“I agree with that,” Eric wrote. “It’s possible that family members don’t realize what we’re doing as caretakers and we could be thought of as lazy. That is so hard to hear.”

“This is a job learned by doing, just like parenting,” Tonia added.

This experience showed me how tender-hearted caregivers are. They need to be lifted up too.

Visit them

Bobbie was next. “I wish someone would come and visit with them, or take them to dinner, so that dinner out or alone would be possible, without us feeling guilty.”
“Yes,” Dave wrote, “Not only a visitor for them, but someone we could talk to. To offer a little TLC. The stress was close to unbearable at times.”

Stephanie added, “Visitors are a huge need. Even dropping in for an hour, or even 30 minutes. It’s nice to see a smile on their faces. Or to have something to look forward to. My dad’s mood always became brighter leading up to the days of a visitor. It was very special.”

Give them a hand

Sandra added, “Rather than someone asking what they can do to help, they need to just do something. Sending a meal is always good. Having food sent helps so much. It means one less thing for me to think about. You have no idea how much that is appreciated!”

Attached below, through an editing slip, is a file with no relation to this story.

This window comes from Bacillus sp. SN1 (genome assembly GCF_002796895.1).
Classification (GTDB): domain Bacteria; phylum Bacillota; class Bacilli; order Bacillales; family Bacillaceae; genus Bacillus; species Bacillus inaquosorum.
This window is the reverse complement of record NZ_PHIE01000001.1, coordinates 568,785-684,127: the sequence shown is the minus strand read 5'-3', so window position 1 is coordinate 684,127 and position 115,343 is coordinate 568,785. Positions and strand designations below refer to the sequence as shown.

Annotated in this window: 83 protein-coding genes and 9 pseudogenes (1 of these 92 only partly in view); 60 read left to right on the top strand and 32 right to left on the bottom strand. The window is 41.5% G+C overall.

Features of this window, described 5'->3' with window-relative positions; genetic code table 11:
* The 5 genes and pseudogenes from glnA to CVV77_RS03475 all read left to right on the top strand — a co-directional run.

Many liked her comment. Others did too.

Often people will step back saying, “Let me know if you need something.” But when you are caring for an aging or ill parent, it is overwhelming at times. And depending on how tired you are, you may not think clearly enough to know what you need at the moment. Better to ask yourself, if I were in that position, what would I need?

Give them a little gift

“Gifts,” wrote Carol. “One day, when I was about to leave home, I noticed a gift bag by my back door. Inside was my favorite magazine, some hand lotion and a CD I loved. My friend touched my heart by letting me know, even though I couldn’t spend time with her, she was thinking of me.”

Give them grace

Thinking of all their answers I see that caregivers need grace for every moment they give to their families. Grace is something we can extend no matter what.

Grace lets them know that we see the sacrifices they make and we are 100% behind them. God gives us grace to pass it along.

Grace says we understand how hard this must be, and we will be patient with them. Our words should drip with grace.

Caregivers give so much. Doesn’t it make sense that we can give to them as well?

Note: I’d like to thank each and every person who responded to my question on my Facebook page. Now let’s meet those needs.

Call to Action:

Do you know a caregiver who you can encourage?
Name one thing that surprised you about what a caregiver needs.
I’d love to know what you think.

Writer. Poet. Speaker. Married to Michael, grandmother of 5. Author of 14 books, including Broken: A story of Abuse and Survival. AnnePeterson.com
Writer. Poet. Speaker. Married to Michael, grandmother of 5. Author of 14 books, including Broken: A story of Abuse and Survival. AnnePeterson.com

Thank you for reading PublishousNOW! We use ad revenue to support this site and would appreciate it if you would please turn AdBlock off. 

pop up opt in

Don't miss the latest

from tomorrow's best sellers. 

You have Successfully Subscribed!

Pin It on Pinterest

Share This